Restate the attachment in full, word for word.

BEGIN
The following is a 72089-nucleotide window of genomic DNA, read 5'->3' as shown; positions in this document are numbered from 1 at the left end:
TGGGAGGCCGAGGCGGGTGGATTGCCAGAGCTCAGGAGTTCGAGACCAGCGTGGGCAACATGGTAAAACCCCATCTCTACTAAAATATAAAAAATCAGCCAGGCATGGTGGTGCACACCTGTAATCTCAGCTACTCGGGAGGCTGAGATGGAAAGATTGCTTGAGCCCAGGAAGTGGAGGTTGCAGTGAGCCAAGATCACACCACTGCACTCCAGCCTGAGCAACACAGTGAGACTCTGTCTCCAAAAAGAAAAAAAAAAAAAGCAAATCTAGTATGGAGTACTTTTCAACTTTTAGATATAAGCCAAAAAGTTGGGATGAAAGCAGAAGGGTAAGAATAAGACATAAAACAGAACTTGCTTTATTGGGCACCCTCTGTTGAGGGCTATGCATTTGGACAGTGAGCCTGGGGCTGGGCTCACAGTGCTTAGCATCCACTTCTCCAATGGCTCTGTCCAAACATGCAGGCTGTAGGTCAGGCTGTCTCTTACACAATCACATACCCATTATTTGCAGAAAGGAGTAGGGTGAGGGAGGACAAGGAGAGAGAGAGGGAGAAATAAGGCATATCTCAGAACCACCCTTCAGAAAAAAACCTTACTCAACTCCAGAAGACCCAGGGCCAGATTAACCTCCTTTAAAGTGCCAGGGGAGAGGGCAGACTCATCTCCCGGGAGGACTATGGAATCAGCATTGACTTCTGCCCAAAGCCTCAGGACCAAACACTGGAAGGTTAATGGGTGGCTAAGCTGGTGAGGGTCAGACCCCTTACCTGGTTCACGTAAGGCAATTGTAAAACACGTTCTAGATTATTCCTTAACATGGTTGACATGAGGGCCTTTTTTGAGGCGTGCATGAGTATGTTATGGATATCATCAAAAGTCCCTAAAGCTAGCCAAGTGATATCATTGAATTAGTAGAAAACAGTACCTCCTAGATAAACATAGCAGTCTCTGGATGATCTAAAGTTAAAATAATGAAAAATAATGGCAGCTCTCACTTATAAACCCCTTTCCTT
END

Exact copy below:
The following is a 72089-nucleotide window of genomic DNA, read 5'->3' as shown; positions in this document are numbered from 1 at the left end:
TGGGAGGCCGAGGCGGGTGGATTGCCAGAGCTCAGGAGTTCGAGACCAGCGTGGGCAACATGGTAAAACCCCATCTCTACTAAAATATAAAAAATCAGCCAGGCATGGTGGTGCACACCTGTAATCTCAGCTACTCGGGAGGCTGAGATGGAAAGATTGCTTGAGCCCAGGAAGTGGAGGTTGCAGTGAGCCAAGATCACACCACTGCACTCCAGCCTGAGCAACACAGTGAGACTCTGTCTCCAAAAAGAAAAAAAAAAAAAGCAAATCTAGTATGGAGTACTTTTCAACTTTTAGATATAAGCCAAAAAGTTGGGATGAAAGCAGAAGGGTAAGAATAAGACATAAAACAGAACTTGCTTTATTGGGCACCCTCTGTTGAGGGCTATGCATTTGGACAGTGAGCCTGGGGCTGGGCTCACAGTGCTTAGCATCCACTTCTCCAATGGCTCTGTCCAAACATGCAGGCTGTAGGTCAGGCTGTCTCTTACACAATCACATACCCATTATTTGCAGAAAGGAGTAGGGTGAGGGAGGACAAGGAGAGAGAGAGGGAGAAATAAGGCATATCTCAGAACCACCCTTCAGAAAAAAACCTTACTCAACTCCAGAAGACCCAGGGCCAGATTAACCTCCTTTAAAGTGCCAGGGGAGAGGGCAGACTCATCTCCCGGGAGGACTATGGAATCAGCATTGACTTCTGCCCAAAGCCTCAGGACCAAACACTGGAAGGTTAATGGGTGGCTAAGCTGGTGAGGGTCAGACCCCTTACCTGGTTCACGTAAGGCAATTGTAAAACACGTTCTAGATTATTCCTTAACATGGTTGACATGAGGGCCTTTTTTGAGGCGTGCATGAGTATGTTATGGATATCATCAAAAGTCCCTAAAGCTAGCCAAGTGATATCATTGAATTAGTAGAAAACAGTACCTCCTAGATAAACATAGCAGTCTCTGGATGATCTAAAGTTAAAATAATGAAAAATAATGGCAGCTCTCACTTATAAACCCCTTTCCTT